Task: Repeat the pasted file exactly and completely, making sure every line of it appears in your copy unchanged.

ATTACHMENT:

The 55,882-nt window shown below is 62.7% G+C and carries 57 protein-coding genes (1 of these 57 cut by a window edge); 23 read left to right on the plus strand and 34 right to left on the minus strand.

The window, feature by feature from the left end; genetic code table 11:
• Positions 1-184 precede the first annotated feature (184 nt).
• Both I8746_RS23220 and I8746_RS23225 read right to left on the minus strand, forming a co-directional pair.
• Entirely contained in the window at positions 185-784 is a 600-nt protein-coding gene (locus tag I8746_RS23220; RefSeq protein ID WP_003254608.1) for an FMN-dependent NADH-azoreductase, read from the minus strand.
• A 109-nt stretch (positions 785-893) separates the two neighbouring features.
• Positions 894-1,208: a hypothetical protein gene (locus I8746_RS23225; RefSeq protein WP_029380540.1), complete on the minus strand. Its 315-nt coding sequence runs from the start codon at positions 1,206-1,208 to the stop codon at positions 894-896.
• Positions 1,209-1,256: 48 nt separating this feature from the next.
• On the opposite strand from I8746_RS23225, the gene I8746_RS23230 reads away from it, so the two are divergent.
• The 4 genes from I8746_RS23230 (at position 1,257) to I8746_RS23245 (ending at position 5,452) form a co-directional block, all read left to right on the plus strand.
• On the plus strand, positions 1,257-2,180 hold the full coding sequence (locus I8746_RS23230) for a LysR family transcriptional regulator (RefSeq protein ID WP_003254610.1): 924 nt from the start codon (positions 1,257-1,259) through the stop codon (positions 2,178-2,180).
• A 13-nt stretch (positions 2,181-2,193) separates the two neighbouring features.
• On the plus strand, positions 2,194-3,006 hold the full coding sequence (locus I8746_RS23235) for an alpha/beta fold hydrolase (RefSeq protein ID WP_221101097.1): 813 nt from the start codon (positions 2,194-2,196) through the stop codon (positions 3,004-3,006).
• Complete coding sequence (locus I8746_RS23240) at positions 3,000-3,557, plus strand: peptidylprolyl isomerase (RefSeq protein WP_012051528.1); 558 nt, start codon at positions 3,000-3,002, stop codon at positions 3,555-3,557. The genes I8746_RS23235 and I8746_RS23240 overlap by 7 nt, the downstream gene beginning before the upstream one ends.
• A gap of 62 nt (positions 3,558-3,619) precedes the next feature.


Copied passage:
The 55,882-nt window shown below is 62.7% G+C and carries 57 protein-coding genes (1 of these 57 cut by a window edge); 23 read left to right on the plus strand and 34 right to left on the minus strand.

The window, feature by feature from the left end; genetic code table 11:
• Positions 1-184 precede the first annotated feature (184 nt).
• Both I8746_RS23220 and I8746_RS23225 read right to left on the minus strand, forming a co-directional pair.
• Entirely contained in the window at positions 185-784 is a 600-nt protein-coding gene (locus tag I8746_RS23220; RefSeq protein ID WP_003254608.1) for an FMN-dependent NADH-azoreductase, read from the minus strand.
• A 109-nt stretch (positions 785-893) separates the two neighbouring features.
• Positions 894-1,208: a hypothetical protein gene (locus I8746_RS23225; RefSeq protein WP_029380540.1), complete on the minus strand. Its 315-nt coding sequence runs from the start codon at positions 1,206-1,208 to the stop codon at positions 894-896.
• Positions 1,209-1,256: 48 nt separating this feature from the next.
• On the opposite strand from I8746_RS23225, the gene I8746_RS23230 reads away from it, so the two are divergent.
• The 4 genes from I8746_RS23230 (at position 1,257) to I8746_RS23245 (ending at position 5,452) form a co-directional block, all read left to right on the plus strand.
• On the plus strand, positions 1,257-2,180 hold the full coding sequence (locus I8746_RS23230) for a LysR family transcriptional regulator (RefSeq protein ID WP_003254610.1): 924 nt from the start codon (positions 1,257-1,259) through the stop codon (positions 2,178-2,180).
• A 13-nt stretch (positions 2,181-2,193) separates the two neighbouring features.
• On the plus strand, positions 2,194-3,006 hold the full coding sequence (locus I8746_RS23235) for an alpha/beta fold hydrolase (RefSeq protein ID WP_221101097.1): 813 nt from the start codon (positions 2,194-2,196) through the stop codon (positions 3,004-3,006).
• Complete coding sequence (locus I8746_RS23240) at positions 3,000-3,557, plus strand: peptidylprolyl isomerase (RefSeq protein WP_012051528.1); 558 nt, start codon at positions 3,000-3,002, stop codon at positions 3,555-3,557. The genes I8746_RS23235 and I8746_RS23240 overlap by 7 nt, the downstream gene beginning before the upstream one ends.
• A gap of 62 nt (positions 3,558-3,619) precedes the next feature.